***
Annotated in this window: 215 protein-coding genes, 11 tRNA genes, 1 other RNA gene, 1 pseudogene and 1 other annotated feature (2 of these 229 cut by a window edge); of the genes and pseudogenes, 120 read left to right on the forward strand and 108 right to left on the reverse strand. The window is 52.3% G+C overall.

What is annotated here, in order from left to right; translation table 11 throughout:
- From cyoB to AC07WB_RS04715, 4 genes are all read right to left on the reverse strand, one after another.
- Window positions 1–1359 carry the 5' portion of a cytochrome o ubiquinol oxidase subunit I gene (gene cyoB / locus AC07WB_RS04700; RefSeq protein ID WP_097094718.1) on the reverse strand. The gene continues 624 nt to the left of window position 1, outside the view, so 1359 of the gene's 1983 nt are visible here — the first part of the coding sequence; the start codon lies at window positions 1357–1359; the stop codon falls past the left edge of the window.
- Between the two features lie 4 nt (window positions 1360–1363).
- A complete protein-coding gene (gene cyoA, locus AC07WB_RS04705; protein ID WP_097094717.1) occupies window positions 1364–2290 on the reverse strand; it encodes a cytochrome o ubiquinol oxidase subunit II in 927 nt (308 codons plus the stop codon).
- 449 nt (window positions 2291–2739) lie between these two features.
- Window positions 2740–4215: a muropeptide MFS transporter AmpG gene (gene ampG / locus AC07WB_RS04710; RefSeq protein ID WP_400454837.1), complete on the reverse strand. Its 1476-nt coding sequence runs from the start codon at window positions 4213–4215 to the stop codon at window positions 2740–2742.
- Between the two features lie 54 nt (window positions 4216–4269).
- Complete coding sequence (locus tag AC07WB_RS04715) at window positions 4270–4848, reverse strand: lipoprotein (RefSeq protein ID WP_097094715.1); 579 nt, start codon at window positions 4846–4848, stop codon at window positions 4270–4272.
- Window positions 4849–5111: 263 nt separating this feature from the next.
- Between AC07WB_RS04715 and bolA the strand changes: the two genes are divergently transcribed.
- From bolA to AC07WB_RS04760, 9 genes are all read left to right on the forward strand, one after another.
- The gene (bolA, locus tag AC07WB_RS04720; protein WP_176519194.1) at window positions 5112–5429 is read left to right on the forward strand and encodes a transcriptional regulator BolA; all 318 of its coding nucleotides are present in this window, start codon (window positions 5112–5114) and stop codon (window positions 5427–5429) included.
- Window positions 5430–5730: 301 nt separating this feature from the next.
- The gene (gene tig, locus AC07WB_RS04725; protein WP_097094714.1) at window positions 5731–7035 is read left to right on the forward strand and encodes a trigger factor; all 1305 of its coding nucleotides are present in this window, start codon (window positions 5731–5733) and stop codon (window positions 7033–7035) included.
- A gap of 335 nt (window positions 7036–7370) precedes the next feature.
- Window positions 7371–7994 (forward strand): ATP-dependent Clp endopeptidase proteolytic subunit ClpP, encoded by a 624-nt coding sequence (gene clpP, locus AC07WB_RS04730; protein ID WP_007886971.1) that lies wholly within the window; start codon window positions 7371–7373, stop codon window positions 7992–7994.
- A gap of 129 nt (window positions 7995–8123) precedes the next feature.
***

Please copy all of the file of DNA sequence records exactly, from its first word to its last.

Annotated in this window: 215 protein-coding genes, 11 tRNA genes, 1 other RNA gene, 1 pseudogene and 1 other annotated feature (2 of these 229 cut by a window edge); of the genes and pseudogenes, 120 read left to right on the forward strand and 108 right to left on the reverse strand. The window is 52.3% G+C overall.

What is annotated here, in order from left to right; translation table 11 throughout:
- From cyoB to AC07WB_RS04715, 4 genes are all read right to left on the reverse strand, one after another.
- Window positions 1–1359 carry the 5' portion of a cytochrome o ubiquinol oxidase subunit I gene (gene cyoB / locus AC07WB_RS04700; RefSeq protein ID WP_097094718.1) on the reverse strand. The gene continues 624 nt to the left of window position 1, outside the view, so 1359 of the gene's 1983 nt are visible here — the first part of the coding sequence; the start codon lies at window positions 1357–1359; the stop codon falls past the left edge of the window.
- Between the two features lie 4 nt (window positions 1360–1363).
- A complete protein-coding gene (gene cyoA, locus AC07WB_RS04705; protein ID WP_097094717.1) occupies window positions 1364–2290 on the reverse strand; it encodes a cytochrome o ubiquinol oxidase subunit II in 927 nt (308 codons plus the stop codon).
- 449 nt (window positions 2291–2739) lie between these two features.
- Window positions 2740–4215: a muropeptide MFS transporter AmpG gene (gene ampG / locus AC07WB_RS04710; RefSeq protein ID WP_400454837.1), complete on the reverse strand. Its 1476-nt coding sequence runs from the start codon at window positions 4213–4215 to the stop codon at window positions 2740–2742.
- Between the two features lie 54 nt (window positions 4216–4269).
- Complete coding sequence (locus tag AC07WB_RS04715) at window positions 4270–4848, reverse strand: lipoprotein (RefSeq protein ID WP_097094715.1); 579 nt, start codon at window positions 4846–4848, stop codon at window positions 4270–4272.
- Window positions 4849–5111: 263 nt separating this feature from the next.
- Between AC07WB_RS04715 and bolA the strand changes: the two genes are divergently transcribed.
- From bolA to AC07WB_RS04760, 9 genes are all read left to right on the forward strand, one after another.
- The gene (bolA, locus tag AC07WB_RS04720; protein WP_176519194.1) at window positions 5112–5429 is read left to right on the forward strand and encodes a transcriptional regulator BolA; all 318 of its coding nucleotides are present in this window, start codon (window positions 5112–5114) and stop codon (window positions 5427–5429) included.
- Window positions 5430–5730: 301 nt separating this feature from the next.
- The gene (gene tig, locus AC07WB_RS04725; protein WP_097094714.1) at window positions 5731–7035 is read left to right on the forward strand and encodes a trigger factor; all 1305 of its coding nucleotides are present in this window, start codon (window positions 5731–5733) and stop codon (window positions 7033–7035) included.
- A gap of 335 nt (window positions 7036–7370) precedes the next feature.
- Window positions 7371–7994 (forward strand): ATP-dependent Clp endopeptidase proteolytic subunit ClpP, encoded by a 624-nt coding sequence (gene clpP, locus AC07WB_RS04730; protein ID WP_007886971.1) that lies wholly within the window; start codon window positions 7371–7373, stop codon window positions 7992–7994.
- A gap of 129 nt (window positions 7995–8123) precedes the next feature.